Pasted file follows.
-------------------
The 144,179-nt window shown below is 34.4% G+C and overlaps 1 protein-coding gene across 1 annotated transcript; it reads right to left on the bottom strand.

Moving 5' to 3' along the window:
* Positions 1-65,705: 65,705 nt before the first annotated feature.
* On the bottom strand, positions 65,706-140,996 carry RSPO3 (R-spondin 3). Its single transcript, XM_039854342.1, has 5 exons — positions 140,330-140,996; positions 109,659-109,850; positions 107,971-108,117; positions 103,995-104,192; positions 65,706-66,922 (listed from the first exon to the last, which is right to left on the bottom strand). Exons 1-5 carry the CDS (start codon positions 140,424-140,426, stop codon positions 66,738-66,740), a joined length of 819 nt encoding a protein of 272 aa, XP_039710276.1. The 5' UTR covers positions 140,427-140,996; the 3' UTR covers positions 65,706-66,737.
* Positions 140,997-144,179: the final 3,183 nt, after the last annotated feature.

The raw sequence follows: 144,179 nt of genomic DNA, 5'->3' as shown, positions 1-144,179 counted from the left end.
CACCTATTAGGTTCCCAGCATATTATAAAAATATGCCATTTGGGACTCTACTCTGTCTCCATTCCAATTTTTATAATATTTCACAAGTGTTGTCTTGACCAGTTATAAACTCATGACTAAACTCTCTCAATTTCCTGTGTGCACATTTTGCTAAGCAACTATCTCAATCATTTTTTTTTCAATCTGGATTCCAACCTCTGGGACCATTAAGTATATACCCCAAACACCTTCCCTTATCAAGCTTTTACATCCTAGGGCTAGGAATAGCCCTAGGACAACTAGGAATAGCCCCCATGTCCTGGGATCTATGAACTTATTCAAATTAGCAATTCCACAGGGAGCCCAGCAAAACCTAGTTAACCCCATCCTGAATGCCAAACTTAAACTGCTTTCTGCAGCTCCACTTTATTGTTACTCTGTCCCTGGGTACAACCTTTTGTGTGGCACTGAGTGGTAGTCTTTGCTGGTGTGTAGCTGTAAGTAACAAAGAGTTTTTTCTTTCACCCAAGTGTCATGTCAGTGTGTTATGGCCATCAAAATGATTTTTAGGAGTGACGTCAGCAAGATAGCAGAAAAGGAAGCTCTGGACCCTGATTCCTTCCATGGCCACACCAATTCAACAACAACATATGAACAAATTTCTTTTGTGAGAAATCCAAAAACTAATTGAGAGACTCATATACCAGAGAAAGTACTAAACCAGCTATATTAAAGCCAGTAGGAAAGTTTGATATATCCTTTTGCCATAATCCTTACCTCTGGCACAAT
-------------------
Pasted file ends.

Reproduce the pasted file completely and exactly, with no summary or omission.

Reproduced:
The 144,179-nt window shown below is 34.4% G+C and overlaps 1 protein-coding gene across 1 annotated transcript; it reads right to left on the bottom strand.

Moving 5' to 3' along the window:
* Positions 1-65,705: 65,705 nt before the first annotated feature.
* On the bottom strand, positions 65,706-140,996 carry RSPO3 (R-spondin 3). Its single transcript, XM_039854342.1, has 5 exons — positions 140,330-140,996; positions 109,659-109,850; positions 107,971-108,117; positions 103,995-104,192; positions 65,706-66,922 (listed from the first exon to the last, which is right to left on the bottom strand). Exons 1-5 carry the CDS (start codon positions 140,424-140,426, stop codon positions 66,738-66,740), a joined length of 819 nt encoding a protein of 272 aa, XP_039710276.1. The 5' UTR covers positions 140,427-140,996; the 3' UTR covers positions 65,706-66,737.
* Positions 140,997-144,179: the final 3,183 nt, after the last annotated feature.

The raw sequence follows: 144,179 nt of genomic DNA, 5'->3' as shown, positions 1-144,179 counted from the left end.
CACCTATTAGGTTCCCAGCATATTATAAAAATATGCCATTTGGGACTCTACTCTGTCTCCATTCCAATTTTTATAATATTTCACAAGTGTTGTCTTGACCAGTTATAAACTCATGACTAAACTCTCTCAATTTCCTGTGTGCACATTTTGCTAAGCAACTATCTCAATCATTTTTTTTTCAATCTGGATTCCAACCTCTGGGACCATTAAGTATATACCCCAAACACCTTCCCTTATCAAGCTTTTACATCCTAGGGCTAGGAATAGCCCTAGGACAACTAGGAATAGCCCCCATGTCCTGGGATCTATGAACTTATTCAAATTAGCAATTCCACAGGGAGCCCAGCAAAACCTAGTTAACCCCATCCTGAATGCCAAACTTAAACTGCTTTCTGCAGCTCCACTTTATTGTTACTCTGTCCCTGGGTACAACCTTTTGTGTGGCACTGAGTGGTAGTCTTTGCTGGTGTGTAGCTGTAAGTAACAAAGAGTTTTTTCTTTCACCCAAGTGTCATGTCAGTGTGTTATGGCCATCAAAATGATTTTTAGGAGTGACGTCAGCAAGATAGCAGAAAAGGAAGCTCTGGACCCTGATTCCTTCCATGGCCACACCAATTCAACAACAACATATGAACAAATTTCTTTTGTGAGAAATCCAAAAACTAATTGAGAGACTCATATACCAGAGAAAGTACTAAACCAGCTATATTAAAGCCAGTAGGAAAGTTTGATATATCCTTTTGCCATAATCCTTACCTCTGGCACAAT